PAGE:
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No one said anything at first, but when they spoke their thoughts—their surprise at having found someone there, and making a fire—he explained that this was his house and these were his books.
Only one thing was unfamiliar to them, a noise; it could have been footsteps through dry branches and, coming closer to the house from which the noises were coming, they happened on a man in front of a tall bonfire with a mountain of papers crackling between barely visible flames turning into smoke.
Books; from the gate they could see that it was books.
And this was how a shared life began, a life of doing only what pleased them, passing the long, hot summer's days in games, conversations, sharing meaningful silences, savoring the minutes that went by indifferent to what would come next, putting their minds to forgetting the calamities of the recent defeat.
They pooled their remaining money; when it ran out, they'd sell anything that was of any value and with the proceeds acquire on the black market whatever was required for their well-being.
In the gardens, it was not the sound of fountains but those of a dry, broken-off branch, a well's pulley creaking in the wind, an orphaned cat whispering an astonished meow and the acacias and jasmines, the lilacs and geraniums were hushed and gave their green light, indifferent to their forthcoming ruin.
The detached houses that had once been their owners' every hope were now covered in dust; there was dust on the blue tiled staircases, dust on the moldings of the elegant façades, dust on the windowpanes and in the stairwells.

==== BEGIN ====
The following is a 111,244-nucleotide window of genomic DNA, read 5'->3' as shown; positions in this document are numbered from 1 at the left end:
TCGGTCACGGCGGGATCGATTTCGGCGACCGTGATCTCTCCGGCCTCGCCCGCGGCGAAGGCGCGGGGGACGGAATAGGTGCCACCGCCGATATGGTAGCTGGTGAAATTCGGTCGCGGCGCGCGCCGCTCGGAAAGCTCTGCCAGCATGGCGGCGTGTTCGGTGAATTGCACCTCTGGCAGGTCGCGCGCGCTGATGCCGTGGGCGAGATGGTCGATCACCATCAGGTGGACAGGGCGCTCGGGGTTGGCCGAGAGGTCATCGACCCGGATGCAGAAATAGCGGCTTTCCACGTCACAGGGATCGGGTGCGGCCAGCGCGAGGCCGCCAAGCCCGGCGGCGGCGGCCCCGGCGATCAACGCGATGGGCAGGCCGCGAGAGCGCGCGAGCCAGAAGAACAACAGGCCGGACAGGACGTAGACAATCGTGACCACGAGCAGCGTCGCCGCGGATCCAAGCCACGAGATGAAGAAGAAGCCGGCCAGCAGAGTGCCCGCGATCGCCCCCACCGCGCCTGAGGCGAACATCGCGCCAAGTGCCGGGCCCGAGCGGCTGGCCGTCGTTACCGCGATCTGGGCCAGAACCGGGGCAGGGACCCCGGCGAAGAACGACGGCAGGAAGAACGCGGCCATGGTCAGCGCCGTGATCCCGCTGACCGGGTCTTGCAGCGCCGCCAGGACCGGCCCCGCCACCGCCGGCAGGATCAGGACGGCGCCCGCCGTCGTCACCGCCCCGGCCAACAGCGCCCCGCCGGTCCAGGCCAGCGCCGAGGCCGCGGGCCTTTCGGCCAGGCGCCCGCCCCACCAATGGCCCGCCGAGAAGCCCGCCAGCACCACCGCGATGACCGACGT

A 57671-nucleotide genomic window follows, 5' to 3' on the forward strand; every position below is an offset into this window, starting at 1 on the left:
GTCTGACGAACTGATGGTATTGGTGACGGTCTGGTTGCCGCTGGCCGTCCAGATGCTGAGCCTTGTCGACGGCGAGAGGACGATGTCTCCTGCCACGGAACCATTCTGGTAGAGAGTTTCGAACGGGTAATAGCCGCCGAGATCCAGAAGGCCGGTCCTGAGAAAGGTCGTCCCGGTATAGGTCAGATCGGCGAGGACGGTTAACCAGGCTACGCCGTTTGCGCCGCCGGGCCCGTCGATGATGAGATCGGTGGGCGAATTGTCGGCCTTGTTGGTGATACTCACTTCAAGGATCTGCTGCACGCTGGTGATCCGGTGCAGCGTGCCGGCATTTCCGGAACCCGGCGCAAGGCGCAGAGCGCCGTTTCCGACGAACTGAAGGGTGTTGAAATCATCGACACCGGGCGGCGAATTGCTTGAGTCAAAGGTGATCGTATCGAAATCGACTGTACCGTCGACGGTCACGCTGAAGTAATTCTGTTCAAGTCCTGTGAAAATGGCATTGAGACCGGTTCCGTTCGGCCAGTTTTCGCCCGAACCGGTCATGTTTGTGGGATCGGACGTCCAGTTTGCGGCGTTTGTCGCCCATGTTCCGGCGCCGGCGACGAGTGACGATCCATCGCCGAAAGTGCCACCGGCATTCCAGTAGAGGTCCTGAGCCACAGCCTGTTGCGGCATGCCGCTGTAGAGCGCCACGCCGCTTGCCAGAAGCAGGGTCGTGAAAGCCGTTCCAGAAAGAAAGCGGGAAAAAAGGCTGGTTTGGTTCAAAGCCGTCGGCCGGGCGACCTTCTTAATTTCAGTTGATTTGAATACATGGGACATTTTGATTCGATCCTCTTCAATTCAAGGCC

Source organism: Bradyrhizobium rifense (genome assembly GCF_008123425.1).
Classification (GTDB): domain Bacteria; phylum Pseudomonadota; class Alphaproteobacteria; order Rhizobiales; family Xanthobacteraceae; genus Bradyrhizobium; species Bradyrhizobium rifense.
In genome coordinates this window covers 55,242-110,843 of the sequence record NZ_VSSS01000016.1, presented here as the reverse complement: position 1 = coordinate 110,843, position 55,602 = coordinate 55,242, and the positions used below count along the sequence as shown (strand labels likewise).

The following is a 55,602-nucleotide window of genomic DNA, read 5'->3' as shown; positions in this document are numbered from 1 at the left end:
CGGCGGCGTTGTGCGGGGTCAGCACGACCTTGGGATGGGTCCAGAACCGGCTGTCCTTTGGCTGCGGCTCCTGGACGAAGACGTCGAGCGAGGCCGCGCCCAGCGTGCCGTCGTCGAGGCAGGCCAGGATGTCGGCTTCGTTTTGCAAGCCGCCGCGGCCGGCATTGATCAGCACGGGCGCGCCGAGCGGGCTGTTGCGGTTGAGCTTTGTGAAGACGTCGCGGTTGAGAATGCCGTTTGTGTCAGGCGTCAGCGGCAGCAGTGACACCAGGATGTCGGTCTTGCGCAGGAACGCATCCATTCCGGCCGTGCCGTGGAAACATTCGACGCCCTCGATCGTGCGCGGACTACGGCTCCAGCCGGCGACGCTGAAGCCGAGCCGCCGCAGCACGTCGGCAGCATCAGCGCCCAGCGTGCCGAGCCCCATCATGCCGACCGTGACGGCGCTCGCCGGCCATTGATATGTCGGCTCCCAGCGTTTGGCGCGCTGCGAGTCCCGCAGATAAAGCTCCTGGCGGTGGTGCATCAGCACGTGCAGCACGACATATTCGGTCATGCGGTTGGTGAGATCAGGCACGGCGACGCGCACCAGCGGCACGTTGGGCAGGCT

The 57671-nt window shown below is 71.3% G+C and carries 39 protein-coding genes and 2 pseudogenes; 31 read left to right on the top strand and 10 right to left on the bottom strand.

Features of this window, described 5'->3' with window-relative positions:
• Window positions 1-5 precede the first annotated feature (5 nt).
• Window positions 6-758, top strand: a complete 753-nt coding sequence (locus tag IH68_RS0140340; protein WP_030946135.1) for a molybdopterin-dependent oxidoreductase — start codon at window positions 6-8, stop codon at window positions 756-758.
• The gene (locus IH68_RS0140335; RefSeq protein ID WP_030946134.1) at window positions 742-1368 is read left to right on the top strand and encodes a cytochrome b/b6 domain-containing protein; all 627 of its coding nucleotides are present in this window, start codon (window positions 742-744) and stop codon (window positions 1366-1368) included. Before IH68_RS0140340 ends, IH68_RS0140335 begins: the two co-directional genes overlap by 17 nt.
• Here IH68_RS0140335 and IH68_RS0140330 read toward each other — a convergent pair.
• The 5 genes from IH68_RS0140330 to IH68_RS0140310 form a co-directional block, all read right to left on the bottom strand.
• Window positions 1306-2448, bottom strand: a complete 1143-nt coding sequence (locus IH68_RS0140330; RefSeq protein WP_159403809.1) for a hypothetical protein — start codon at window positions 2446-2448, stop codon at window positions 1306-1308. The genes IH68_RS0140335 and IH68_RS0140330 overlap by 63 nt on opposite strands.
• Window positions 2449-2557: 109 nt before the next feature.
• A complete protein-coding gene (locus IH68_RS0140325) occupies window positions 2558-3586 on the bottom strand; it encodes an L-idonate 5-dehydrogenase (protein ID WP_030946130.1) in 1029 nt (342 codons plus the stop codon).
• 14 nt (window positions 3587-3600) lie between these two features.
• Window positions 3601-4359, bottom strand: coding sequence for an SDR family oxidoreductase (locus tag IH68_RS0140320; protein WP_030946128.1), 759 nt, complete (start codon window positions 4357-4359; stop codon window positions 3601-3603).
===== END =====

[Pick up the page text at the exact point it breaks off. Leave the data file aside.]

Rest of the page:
Halfway through the morning they made a succulent meal; the smell that came from the kitchen and that at midday would be carried on the air through the gardens attracted roving cats which watched at a distance as, in the shade of two leafy acacias, the trio would lay a long table with a white cloth, vases of flowers, dishes, and glasses for a long lunch.
The smiling stranger, whom they'd dubbed Falstaff, brought new and surprising things from his house every day to amuse the couple who, for their part, showed him stamp collections and talked him through the stories behind old family portraits and laughed at the rigid attitudes and the strictures of those past times.
As the mutual surprise lasted the couple contemplated the man: he was in his thirties or early forties, serious-looking and with an uncomprehending frown, and he was graying at the temples.
As for his two observers, they were perhaps about the same age, a little older perhaps, and they had similarly attentive, watchful expressions, used to having to judge, and there was a touch of disappointment in their eyes.